Philosophy in Children’s Literature is an anthology of essays that attempt to show the philosophical underpinnings of selected texts in children’s literature. One way of reading this book is to answer a question: Is philosophical thinking relevant to children’s literature? The very presence and details of each individual essay would be a resounding yes. Another question which is less obvious to me is: who will benefit from reading this book? The following review will try to give an answer to this latter question and this shall be the basis of my critical focus.
The anthology is organized into chapters on picture books for texts oriented for younger children and essays on ‘chapter books’ for older children. The last four essays provide a form of point and counterpoint format; where two pairs of essays relate to texts giving alternative philosophical interpretations of the same work. This serves as an interesting editorial decision, as Peter Costello, the editor, makes a point in the introduction of how children’s literature can have multiple avenues of interpretation.
What I found interesting about the chapters on the picture books was that many of the authors took the pictures as aesthetically relevant to their criticism. Essays like Mills’ piece on The Rainbow Fish or Murris’s essay on Angry Arthur have an enriched perspective in taking into account the powerful ways that illustration conveys not just a literary message, but can contribute to a philosophical moral. Jones’ essay on The Mysteries of Harris Burdick highlights the indispensable role that the illustrations have in understanding that specific text.
Though the title of this collection would strongly imply that this is a book referencing philosophy and philosophers. There are essays that draw from outside of philosophy Carlson’s essay on ‘Are you my Mother?’ draws from psychological and health studies in early childhood experiences relating to the importance of maternal relationships and the distress that can come from a child’s separation from their mother. Likewise, Miller and Radeva draw from feminist, ecological and liberal political ideas as a way of illuminating potential ways in which we can interpret The Giving Tree.
Within a philosophical locus, the essays go over a broad range of topics. Some of the authors draw from aesthetics (Mendonca); philosophical anthropology (T. Lewis, Lerman) and many of the essays focus on ethics and character as a way of interpreting the texts. The essays with an ethical and moral focus that form the strongest essays in this collection. Pierlott’s reflection of how Plato’s account of love in the Symposium relates to Silverstein’s Missing Pieces is a particularly well written and convincing essay. C. Lewis compares Aristotle’s virtue (or eudaimonia) theory with another ethical account which he called Eireneism, both of these are accounts of the good life. Lewis uses The Cricket in Times Square to illuminate the ways in which eudaimonism is a deficient vision of the good life, because it precludes the importance of compassion in human relationships, which is exactly where Eireneism picks up. These essays are written very accessibly, for an audience who is unfamiliar with academic philosophy and they are written with a conviction that shows the real value in focusing on children’s literature with a philosophical lens.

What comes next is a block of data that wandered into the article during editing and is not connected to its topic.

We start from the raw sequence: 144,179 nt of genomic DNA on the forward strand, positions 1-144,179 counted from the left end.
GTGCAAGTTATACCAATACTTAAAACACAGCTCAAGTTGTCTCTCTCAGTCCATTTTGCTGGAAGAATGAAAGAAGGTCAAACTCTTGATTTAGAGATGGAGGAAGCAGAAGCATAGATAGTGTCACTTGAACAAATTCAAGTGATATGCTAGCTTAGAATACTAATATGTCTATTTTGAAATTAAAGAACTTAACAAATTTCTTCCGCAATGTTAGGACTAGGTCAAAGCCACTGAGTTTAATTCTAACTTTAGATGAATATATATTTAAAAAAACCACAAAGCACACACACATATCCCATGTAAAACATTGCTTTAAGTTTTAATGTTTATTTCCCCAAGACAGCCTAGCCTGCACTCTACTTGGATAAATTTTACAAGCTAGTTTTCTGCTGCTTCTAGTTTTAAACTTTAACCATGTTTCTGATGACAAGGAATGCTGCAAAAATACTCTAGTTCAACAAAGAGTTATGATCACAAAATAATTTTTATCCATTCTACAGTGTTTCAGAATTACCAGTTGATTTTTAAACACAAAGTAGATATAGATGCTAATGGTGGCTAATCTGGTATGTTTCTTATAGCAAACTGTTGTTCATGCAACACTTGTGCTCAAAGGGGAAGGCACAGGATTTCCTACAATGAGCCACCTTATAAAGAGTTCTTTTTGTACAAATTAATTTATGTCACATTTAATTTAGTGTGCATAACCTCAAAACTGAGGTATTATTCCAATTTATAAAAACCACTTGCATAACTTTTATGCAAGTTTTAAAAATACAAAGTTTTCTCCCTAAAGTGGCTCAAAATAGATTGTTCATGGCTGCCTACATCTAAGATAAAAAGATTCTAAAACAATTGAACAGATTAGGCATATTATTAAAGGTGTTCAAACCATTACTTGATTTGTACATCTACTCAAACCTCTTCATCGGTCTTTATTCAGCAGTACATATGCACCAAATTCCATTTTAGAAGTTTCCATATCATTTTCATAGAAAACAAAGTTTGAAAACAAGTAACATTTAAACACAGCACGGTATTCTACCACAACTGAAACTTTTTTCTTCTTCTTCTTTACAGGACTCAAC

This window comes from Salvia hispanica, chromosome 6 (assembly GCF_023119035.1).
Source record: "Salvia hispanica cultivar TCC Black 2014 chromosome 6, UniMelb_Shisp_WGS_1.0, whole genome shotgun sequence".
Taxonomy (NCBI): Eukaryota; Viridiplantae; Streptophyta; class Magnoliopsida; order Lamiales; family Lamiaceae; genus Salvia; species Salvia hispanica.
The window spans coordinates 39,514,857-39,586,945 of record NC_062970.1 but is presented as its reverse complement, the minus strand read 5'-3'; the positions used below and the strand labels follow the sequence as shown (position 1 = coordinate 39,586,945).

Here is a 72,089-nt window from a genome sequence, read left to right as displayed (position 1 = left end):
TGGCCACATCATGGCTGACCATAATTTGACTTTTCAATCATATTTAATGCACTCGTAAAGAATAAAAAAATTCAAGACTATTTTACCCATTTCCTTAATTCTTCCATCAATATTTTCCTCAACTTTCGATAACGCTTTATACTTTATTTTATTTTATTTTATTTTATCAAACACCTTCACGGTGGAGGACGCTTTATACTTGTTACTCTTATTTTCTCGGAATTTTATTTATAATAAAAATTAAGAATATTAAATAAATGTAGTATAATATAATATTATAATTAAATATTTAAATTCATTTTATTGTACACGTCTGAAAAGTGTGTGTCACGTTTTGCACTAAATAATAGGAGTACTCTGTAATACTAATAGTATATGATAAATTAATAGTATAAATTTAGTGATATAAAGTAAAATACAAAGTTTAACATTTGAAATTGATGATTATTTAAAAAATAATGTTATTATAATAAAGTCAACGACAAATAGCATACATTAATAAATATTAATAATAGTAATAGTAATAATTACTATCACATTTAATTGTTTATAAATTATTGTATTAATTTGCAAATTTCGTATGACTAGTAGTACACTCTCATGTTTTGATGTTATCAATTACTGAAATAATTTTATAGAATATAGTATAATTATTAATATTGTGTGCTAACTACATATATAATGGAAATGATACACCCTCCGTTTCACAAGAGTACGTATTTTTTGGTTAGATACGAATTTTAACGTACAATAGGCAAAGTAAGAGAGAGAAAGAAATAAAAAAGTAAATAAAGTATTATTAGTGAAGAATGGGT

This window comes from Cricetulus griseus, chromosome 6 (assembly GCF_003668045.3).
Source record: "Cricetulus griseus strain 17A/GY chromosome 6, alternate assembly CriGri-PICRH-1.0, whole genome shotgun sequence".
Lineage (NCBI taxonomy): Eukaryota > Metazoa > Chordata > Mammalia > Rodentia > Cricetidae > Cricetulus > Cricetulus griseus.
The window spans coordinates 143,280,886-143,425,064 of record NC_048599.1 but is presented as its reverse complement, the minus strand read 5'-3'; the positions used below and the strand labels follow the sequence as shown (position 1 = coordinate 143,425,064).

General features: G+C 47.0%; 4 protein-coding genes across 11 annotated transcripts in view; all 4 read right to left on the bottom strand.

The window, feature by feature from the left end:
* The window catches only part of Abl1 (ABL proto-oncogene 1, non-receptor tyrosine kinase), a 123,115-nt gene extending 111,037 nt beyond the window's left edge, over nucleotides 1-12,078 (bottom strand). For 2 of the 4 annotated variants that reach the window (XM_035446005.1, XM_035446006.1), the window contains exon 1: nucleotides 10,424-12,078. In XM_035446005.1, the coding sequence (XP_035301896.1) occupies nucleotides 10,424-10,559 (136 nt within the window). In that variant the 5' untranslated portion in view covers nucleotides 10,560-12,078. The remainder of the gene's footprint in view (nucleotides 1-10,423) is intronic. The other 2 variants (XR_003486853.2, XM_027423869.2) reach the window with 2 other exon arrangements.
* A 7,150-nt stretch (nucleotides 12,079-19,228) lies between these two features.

This anthology is flawed by the presence of certain essays which are distinctly difficult to read, and in one case, unreadable. It makes me wonder who the intended audience of the collection it is supposed to be when there are essays like ‘Lovingly Impolite’ by Lerman, and Eisenstadt’s essay on Harriet the Spy. The philosophical ideas referenced, as well as the author’s particular writing style and use of diction make certain essays hard to grasp even for one who has a background in philosophy. I dare not think how impenetrable and off-putting these essays would be for a non-philosopher, and more importantly, this is deeply discouraging for anyone who takes a serious interest in the subject of children’s literature.
To conclude, I would have thought a book like this should be made to appeal to an audience wider than philosophers. Those who are scholars in literary criticism, education studies or even psychology that may find some of the essays insightful on the ways that children’s books can be used. Children’s books reflect on conceptual issues like how to be happy, the nature of friendship or the role that anger plays in our lives. This kind of intellectual program would have interdisciplinary relevance and and also works as a fruitful area of philosophical inquiry in its own right. However with the difficulties in readability of some essays, the noble effort of this collection is undermined by the unnecessarily obscurantist style of writing from certain authors. Such obscurantist essays are often symptomatic of what gives philosophy a bad name to the general public and demand a level of patience and attention that I expect many general readers will not have. Despite this, there are some essays which are well-written that can have a wider audience.
© 2013 Michael Pereira
Michael Pereira has an MA in Philosophy and a BSc in Sociology and Philosophy. Michael has given talks on various topics from Kant's philosophy of science to the philosophical underpinnings of ecology. Michael's main blog is 'Noumenal Realm'. Michael's academic areas of interest are Kant's theoretical philosophy and Kant's (supposed) relevance to contemporary philosophy of science.